This legacy should also serve those accustomed to the apologetic justifications, the silences and the distortions that were never lacking along the complex path of socialist construction, and as a pillar for the kind of press demanded by almost all the social, political and economic actors in the country, including generations of journalists.
It's not viable to continue encouraging forms of journalism based on reaffirmation that were entrenched in no few of our journalistic spaces, while turning to others to defend the best revolutionary ideas. We need to pass from forms of institutional dependence to independence, or self-regulation, as advocated by those who teach journalism.
Journalistic practices based on reaffirmation and marked institutional dependence often ignore the descent into errors, making the reversal of their consequences more complex and costly.
No few evils that hold back our society persist due to the distortion of the checks and balances functions of the media, together with those of other structures of democratic debate. Voluntarism, combined with apologetics and the absence of institutional self-regulation, ended up being a deplorable trinity.
It’s not coincidental that the press, which had arrived at the most recent congress of the Cuban Journalists Union with updated orientations for its work from the Political Bureau of the Communist Party, is faced with a necessary transformation, as stressed in the debates at the National Conference of the Party and in those we’ve been having in the journalists union branches.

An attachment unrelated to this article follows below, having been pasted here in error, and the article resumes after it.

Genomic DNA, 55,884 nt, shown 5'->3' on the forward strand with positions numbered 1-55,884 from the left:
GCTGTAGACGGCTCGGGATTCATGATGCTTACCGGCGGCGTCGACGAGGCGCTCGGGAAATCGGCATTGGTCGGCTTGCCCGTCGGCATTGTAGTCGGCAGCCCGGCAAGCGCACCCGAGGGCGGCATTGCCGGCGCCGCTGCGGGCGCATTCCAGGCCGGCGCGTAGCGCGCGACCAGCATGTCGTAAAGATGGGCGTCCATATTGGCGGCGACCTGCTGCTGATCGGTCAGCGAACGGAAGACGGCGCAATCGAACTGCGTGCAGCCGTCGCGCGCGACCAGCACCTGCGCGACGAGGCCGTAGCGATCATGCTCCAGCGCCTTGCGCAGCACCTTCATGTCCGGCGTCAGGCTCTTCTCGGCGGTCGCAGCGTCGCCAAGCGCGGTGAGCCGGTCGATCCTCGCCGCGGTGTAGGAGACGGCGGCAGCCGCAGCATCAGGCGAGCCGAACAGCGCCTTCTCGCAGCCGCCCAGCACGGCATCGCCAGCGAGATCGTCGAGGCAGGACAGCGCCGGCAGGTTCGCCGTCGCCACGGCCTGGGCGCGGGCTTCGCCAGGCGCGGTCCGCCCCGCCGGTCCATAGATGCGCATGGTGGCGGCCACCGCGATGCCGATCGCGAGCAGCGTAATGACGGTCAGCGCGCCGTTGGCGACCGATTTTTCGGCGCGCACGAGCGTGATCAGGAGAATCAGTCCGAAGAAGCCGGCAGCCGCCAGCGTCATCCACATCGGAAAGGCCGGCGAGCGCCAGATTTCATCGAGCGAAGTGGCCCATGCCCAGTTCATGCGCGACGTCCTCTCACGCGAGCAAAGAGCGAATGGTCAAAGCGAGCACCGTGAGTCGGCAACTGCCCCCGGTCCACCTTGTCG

The establishment of clear institutional spaces for the press is unavoidable to block the path of interference and interventions that alter its content and functions, above all in the Cuba that reassesses its structures and in which the Party and the institutions adjust their links and connections with society.
This is happening as the Revolution updates it economic model as the first step towards gradual modifications. Here, the responsibility falls on us to contribute to the necessary political consensus and awaken the professional vigilance needed to avoid distortions of their scope and motivations – as we’re already doing, not without difficulties and misunderstandings.
We cannot ignore the fact that the Revolution is about to enter its most difficult trial by fire: the disappearance of its generation of historical leaders. Meanwhile we are gradually, though inexorably, losing the Cuban media’s monopoly of influence as a result of the rise of the internet.
In this readjustment the Cuban press must clear the way for the promotion of civic debate and revolutionary counterattack. It doesn’t matter who barks, Sancho: conviction in the face of distortion should be our watchword.
 The pro-independence and social justice party founded by, among others, independence leader Jose Marti.
 Presumably a reference to revolutionaries who lost heart when the Soviet Union disintegrated and the Cuban Revolution entered its post-Soviet “Special Period” crisis.
 The US coastline lies 150km north of Cuba.
 From a well-known passage in Miguel Cervantes’ novel Don Quixote: “The dogs are barking, Sancho, it’s a sign that we’re moving”.